- “Do you like watching Paw Patrol? It’s my favourite show.” Asking questions is a skill that our little ones need to learn. Play a questions game where we practice asking each other questions about the things we like to do.
- "You did an excellent job introducing yourself! I loved how you shared your hobbies and asked questions.” Let our little ones know we noticed that they made an effort to introduce themselves. Ask them how they felt while doing it.
- "Let's pretend that each of the stuffed toys have to introduce themselves in school. What would they say?” Role play is a great way to practice introductions while having fun.
- “At Nana’s house today, why don't you introduce yourself to Priya Aunty? It will be great practice!" Encouraging our little ones to practice in familiar, safe settings will help them feel more confident to try introducing themselves to strangers.
- "We're going to a playdate today. How about you introduce yourself to your friend's mom when we get there?" Set expectations before we head out the door about whom they are going to meet and gradually expose them to new situations.
- "When meeting someone new, it's nice to shake hands with them. Practice a gentle handshake with me. You can even give them a high five if you want. Or you can wave your hand to say hi. What would you like to do?” Let our little ones know that they have choices in the way they greet people.
- “When you ask someone to play, say 'please,' and if they share something, say 'thank you.'" Reinforce kindness with our little ones. It will not only help them learn to be kind but also learn how they should expect to be treated.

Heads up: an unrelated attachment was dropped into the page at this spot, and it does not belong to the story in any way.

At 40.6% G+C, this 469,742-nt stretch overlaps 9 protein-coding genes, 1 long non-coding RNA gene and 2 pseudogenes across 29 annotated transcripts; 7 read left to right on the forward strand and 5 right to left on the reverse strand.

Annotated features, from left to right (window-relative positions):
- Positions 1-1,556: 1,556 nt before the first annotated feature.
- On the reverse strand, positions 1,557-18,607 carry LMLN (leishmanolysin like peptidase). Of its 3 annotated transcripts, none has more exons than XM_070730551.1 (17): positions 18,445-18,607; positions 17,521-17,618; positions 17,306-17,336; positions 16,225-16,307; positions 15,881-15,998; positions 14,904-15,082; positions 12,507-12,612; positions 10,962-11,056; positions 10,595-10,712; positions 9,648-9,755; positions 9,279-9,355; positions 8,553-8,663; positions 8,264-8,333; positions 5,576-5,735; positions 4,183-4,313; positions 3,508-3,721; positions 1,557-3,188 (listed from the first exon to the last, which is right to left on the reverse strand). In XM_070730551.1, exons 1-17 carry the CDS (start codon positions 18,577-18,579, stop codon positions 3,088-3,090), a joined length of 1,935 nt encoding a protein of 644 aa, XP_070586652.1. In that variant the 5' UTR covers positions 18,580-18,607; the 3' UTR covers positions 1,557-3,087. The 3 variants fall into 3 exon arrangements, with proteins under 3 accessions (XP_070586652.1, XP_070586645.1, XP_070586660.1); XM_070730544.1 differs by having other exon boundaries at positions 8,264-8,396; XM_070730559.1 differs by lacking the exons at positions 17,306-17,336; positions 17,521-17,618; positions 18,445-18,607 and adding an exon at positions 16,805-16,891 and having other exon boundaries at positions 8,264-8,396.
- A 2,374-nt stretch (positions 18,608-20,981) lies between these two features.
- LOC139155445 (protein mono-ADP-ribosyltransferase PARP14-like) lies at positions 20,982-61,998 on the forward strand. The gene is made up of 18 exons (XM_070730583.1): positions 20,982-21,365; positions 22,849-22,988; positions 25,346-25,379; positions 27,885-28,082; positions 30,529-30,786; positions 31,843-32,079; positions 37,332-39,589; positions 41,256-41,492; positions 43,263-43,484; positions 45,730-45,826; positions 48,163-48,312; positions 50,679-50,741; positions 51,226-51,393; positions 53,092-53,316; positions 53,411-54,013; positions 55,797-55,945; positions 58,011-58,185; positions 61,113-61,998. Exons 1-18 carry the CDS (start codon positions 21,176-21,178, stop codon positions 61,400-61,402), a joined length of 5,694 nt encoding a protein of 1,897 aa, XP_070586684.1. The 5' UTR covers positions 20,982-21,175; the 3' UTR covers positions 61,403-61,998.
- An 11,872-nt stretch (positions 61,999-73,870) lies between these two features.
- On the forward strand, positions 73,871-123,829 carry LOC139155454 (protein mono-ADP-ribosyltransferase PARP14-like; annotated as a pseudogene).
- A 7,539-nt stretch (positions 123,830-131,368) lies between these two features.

Common concerns and how to address them
- "I understand it can be a bit hard to say hello to new people. Let's start by practicing at home with Papa or Priya Aunty. Once you feel more comfortable, we can gradually try it elsewhere. Does that work?” It’s natural for our little ones to feel a bit shy or anxious about introducing themselves. Acknowledging it and helping them to practice at home will help ease their discomfort.
- "Don’t worry if you make a mistake; we all do! The important thing is to be yourself.” Sometimes we worry about saying the wrong thing or forgetting what to say.. It’s natural to feel that way.So, make sure we reassure our little ones. Maybe tell them about how we made a mistake once too.
- “Let’s start with inviting only Diya and Aaron home.And if that goes well and you have fun, we can have a bigger party.” Large groups can be intimidating for some of our little ones. “ Let our little ones know that they have a choice of how many people they want to have over for a play date
- “We touch Nani’s feet because she is older than us and she gives us her blessings.” Let our little ones know that different people have different ways of saying hello. They can talk to you about what they are comfortable with.
- “What if they don’t want to play with me?.” Our little ones, just like us, have a fear of being rejected. “It’s natural to want to be liked. Just be yourself. If someone doesn’t want to play, that’s okay. There are many friendly people who will want to play with you and we’ll find them together.”
Names can be a big part of introductions and building your child's confidence. Read more here about how to talk to kids about their names. Have you seen our custom name art designs inspired by culture?